Budget management is a twelve-month exercise – that is, you plan for each of the twelve months independently. And it’s also a twelve-month process, which requires you to work on it during all twelve months of the year. After the strategy and goal-setting discussions, the first operational step – the step back – is always to review the ebbs and flows in revenues and expenses during the past year, most conveniently arrayed in a twelve-month spreadsheet, line item by line item. The efficient financial manager, true to his or her roots as the keeper of the company’s financial history, will have annotated with cellular comments each significant variance in revenue and expense. This allows you to head off a budget review discussion with your operating managers which otherwise goes something like this…
Finance: These are your expenses versus budget for the past year in the accounts you’re responsible for. Collectively, you’re over budget by almost 10%.
Operations: No way. You must be including stuff that belongs toR & D, or maybe even Marketing.
…and, unfortunately, inevitably ends up like this…
Finance: We have to recoup that 10% by reducing your other expenses going forward.
Operations: You might have given me a head’s up about this in month one, or at least at the end of the first quarter!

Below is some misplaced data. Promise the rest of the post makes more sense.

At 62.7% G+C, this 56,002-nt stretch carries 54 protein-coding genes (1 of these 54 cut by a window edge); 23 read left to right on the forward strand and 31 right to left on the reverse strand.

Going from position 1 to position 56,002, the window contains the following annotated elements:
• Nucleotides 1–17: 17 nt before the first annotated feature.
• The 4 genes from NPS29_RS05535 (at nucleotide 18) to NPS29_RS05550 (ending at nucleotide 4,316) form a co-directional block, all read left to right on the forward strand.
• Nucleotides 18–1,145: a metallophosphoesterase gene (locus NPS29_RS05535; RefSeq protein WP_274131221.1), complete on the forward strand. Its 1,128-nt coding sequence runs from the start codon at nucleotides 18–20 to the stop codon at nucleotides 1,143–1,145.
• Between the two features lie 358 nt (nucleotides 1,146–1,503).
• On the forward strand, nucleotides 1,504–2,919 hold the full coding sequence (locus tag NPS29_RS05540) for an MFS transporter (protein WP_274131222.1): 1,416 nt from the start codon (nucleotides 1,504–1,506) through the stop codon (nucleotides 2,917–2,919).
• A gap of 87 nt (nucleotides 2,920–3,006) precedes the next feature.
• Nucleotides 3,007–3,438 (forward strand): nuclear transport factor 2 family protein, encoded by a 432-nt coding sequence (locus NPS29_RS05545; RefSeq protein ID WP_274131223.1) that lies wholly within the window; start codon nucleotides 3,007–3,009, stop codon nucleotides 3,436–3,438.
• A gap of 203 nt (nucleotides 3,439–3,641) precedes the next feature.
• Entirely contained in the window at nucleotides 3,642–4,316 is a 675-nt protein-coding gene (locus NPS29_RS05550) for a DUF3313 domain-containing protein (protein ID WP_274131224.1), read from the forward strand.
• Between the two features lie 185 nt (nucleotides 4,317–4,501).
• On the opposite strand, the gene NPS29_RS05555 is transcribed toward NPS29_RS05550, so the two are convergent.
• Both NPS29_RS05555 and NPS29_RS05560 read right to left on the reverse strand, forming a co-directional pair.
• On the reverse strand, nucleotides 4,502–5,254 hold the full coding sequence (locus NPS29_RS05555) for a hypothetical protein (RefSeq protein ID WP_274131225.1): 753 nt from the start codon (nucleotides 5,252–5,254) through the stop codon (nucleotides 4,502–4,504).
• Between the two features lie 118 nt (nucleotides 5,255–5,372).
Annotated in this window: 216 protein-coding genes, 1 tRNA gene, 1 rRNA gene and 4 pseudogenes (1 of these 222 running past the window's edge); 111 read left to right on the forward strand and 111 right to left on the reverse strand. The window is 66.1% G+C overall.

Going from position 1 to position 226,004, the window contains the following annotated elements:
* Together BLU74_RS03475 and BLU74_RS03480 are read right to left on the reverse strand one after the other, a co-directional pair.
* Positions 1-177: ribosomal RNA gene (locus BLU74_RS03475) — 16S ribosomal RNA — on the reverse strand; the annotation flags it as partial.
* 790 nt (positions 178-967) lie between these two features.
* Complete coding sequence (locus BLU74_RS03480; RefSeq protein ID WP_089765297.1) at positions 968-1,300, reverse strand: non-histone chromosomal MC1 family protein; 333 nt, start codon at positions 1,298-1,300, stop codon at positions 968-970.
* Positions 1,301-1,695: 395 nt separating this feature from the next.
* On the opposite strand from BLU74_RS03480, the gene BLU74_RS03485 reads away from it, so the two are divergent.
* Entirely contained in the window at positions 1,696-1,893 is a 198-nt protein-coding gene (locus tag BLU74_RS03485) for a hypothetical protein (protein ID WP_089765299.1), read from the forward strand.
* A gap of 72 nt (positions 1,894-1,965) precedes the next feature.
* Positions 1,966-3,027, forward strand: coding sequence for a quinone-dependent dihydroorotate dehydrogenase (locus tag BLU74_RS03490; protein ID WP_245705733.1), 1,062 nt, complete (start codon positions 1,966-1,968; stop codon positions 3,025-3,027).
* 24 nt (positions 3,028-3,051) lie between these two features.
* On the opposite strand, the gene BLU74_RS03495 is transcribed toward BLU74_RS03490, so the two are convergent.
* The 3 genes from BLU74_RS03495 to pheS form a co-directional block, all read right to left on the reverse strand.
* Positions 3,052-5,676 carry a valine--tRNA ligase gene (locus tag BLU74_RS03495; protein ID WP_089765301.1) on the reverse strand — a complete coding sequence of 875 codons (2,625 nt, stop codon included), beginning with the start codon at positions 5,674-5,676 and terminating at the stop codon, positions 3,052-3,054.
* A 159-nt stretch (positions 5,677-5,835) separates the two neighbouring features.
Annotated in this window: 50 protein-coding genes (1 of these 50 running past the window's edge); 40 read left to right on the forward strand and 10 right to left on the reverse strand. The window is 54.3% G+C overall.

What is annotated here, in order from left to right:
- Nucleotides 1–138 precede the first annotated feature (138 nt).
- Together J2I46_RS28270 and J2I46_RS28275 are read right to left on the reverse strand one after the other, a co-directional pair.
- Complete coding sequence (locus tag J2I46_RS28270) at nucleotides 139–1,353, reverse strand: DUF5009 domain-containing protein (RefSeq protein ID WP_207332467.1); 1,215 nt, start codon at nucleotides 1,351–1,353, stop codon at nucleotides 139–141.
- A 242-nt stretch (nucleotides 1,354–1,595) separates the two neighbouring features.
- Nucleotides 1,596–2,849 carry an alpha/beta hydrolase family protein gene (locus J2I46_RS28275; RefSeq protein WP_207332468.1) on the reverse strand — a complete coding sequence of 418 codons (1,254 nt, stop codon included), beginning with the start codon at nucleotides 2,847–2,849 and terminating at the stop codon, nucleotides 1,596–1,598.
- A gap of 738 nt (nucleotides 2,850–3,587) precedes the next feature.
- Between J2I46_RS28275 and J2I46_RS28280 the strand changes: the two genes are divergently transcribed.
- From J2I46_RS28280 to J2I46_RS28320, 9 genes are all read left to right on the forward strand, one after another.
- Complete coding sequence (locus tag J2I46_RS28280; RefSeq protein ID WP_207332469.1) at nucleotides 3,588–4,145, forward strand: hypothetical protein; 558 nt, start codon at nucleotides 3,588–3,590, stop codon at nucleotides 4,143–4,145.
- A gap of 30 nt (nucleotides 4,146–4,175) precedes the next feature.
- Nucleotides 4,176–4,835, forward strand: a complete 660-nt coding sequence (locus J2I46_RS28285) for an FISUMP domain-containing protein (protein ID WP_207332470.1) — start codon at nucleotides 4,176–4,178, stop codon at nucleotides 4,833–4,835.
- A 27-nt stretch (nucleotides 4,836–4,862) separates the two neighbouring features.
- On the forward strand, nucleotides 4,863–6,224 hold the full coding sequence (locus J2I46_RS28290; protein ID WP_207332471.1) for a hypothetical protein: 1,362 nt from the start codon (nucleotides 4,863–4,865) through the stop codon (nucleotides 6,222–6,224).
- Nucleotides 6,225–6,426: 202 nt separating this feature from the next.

For many expenses, for example office supplies, the best monthly estimate is simply the annual budget divided by 12, unless you’re ramping up with new hires during the year. In other areas – e.g. utilities – you may want to allocate the annual total based on the pattern of the previous year. In a third instance, payroll taxes, you should be aware that unemployment taxes are levied on the first $14,000 (Massachusetts) and $7,000 (Federal) of employee earnings each year, so SUTA/FUTA expense will be significantly higher in the first calendar quarter than during the rest of the year.
With your budget-by-month well in hand, four short steps forward (okay, it’s not a two-step) will produce a timely “present view” of your likely year-end financial outcome:
- Next to the most recent month’s budget, insert a spreadsheet column with the actual results;
- Compare the two line by line, identifying the major variances, then documenting them in cellular comments;